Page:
Seeing as this week I read Carrie Brownstein‘s Hunger Makes Me A Modern Girl, I’ve been listening to a lot of Sleater-Kinney. I’ve already mentioned Sleater-Kinney in my Listen, Watch, Read series, but I feel I must mention it again. I truly believe there has never been a band like Sleater-Kinney before there existence, nor has there been one since their creation. They stand alone.

This week I want to specifically highlight their 2005 album The Woods. On my way home to Keelung from Taipei, I thought: I’d like to listen to “The Fox*,” which is the first track off of The Woods. I thought I’d listen to “The Fox” and then switch back to another playlist of various artists. But no. After “The Fox” ended and the track rolled over to #2 on The Woods – “Wilderness” – I found myself UNABLE TO SWITCH TO ANOTHER TRACK. I was hooked. And then I listened to the entire album straight through. It’s beautifully produce and flows excellently.

(Do people do that anymore? Listen to albums straight-through? I guess if you’re a big fan of an artist and they come out with a new album, you will probably listen to it straight-through. But if not, if you’re just dabbling – something the internet makes it very easy to do – I think not many people listen to albums straight-through. That’s probably a huge thing about music listening that has changed since becoming digital. With my iPod, I can switch songs instantly. If I were listening on a record, I would probably listen to more albums straight-through just because of the difficulty factor in having to change a record or skip a song or whatnot. So I guess that’s an advantage to records [forced full-album experience the way the artist intended, not cherry-picking tracks], but also a reason I don’t buy records – what if I don’t actually like/tolerate all the songs on the record?)

When I first started binge-listening to Sleater-Kinney I did listen to The Woods straight-through at some point, but I think it didn’t grab me as much as it has now. Possibly because of the power and effect of Carrie Brownstein’s memoir Hunger Makes Me A Modern Girl. I think maybe knowing more of the story behind the songs made it easier to connect. I already feel connected with their earlier albums (Self-TitledCall the DoctorDig Me Out, The Hot Rock) but I think perhaps that’s because I’m a young woman and those songs were written when they were young women. They were older during The Woods (like mid-30s) and that’s a life stage I haven’t experienced yet, so perhaps it’s harder to connect with those emotions?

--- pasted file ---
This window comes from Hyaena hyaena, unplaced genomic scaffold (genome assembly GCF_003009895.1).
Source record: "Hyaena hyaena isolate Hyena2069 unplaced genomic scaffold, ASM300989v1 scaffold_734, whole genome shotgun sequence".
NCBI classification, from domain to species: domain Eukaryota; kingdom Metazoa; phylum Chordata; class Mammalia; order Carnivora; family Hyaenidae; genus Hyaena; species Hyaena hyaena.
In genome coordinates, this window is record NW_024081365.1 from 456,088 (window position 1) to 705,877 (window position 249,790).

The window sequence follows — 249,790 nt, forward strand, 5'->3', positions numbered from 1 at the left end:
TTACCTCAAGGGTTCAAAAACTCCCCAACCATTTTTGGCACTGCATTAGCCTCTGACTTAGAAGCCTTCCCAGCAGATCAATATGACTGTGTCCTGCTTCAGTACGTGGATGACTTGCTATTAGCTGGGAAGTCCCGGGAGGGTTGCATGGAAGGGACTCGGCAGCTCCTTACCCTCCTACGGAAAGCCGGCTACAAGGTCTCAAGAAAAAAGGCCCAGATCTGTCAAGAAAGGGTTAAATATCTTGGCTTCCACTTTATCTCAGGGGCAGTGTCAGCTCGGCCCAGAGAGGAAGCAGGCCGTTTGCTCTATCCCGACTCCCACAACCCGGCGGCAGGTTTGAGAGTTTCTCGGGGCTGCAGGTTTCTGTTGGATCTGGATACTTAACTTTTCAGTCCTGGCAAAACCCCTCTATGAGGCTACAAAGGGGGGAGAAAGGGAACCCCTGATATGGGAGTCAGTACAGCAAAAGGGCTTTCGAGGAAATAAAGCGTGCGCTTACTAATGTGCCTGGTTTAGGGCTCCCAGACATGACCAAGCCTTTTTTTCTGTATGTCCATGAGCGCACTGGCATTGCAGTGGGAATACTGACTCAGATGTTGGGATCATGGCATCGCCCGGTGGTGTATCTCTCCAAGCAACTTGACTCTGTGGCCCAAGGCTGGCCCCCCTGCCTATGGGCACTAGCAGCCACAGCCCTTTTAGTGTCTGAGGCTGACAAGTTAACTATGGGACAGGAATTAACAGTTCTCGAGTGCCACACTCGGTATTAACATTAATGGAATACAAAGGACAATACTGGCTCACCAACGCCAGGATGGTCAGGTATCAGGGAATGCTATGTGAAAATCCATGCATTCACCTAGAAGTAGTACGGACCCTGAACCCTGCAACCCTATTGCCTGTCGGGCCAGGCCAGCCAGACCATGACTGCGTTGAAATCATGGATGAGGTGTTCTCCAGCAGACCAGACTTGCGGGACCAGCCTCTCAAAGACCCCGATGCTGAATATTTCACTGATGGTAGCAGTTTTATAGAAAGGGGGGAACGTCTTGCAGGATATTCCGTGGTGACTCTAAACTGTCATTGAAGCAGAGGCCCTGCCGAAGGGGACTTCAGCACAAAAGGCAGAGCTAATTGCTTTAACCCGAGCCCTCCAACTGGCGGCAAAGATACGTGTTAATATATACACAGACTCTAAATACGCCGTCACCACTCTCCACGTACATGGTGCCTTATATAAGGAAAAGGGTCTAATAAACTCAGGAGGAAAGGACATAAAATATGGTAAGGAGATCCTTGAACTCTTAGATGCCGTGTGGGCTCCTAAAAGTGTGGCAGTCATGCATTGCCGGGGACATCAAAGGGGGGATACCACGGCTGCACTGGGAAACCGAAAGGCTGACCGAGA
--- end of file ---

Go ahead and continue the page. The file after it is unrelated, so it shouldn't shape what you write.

Unbreakable Kimmy Schmidt, Season 2. There are some questionable race things about Unbreakable Kimmy Schmidt in both Seasons 1 and 2, but for me it’s still overall hilarious and original in my opinion. I truly enjoyed most of the character arcs in Season 2 moreso than Season 1: Titus getting a boyfriend, Jacqueline trying to figure out who she is / wants to be, and Kimmy dealing with her trauma baggage. Now to wait another 11 months for Season 3…



As previously mentioned, I read Carrie Brownstein’s Hunger Makes Me A Modern Girl, and it was seriously amazing. I think I appreciated it on many levels: as a Sleater-Kinney fan, as a woman in the world, and also as an artist who mainly makes art as a way of dealing with emotions. I would encourage it to anyone interested in those things. Or also just fans of memoir. Although I haven’t read much memoir, it’s an incredibly well-crafted narrative, with the tension and drama building through the albums/years, propelling the reader to read and read and read chapter after chapter until getting to the climax and denouement.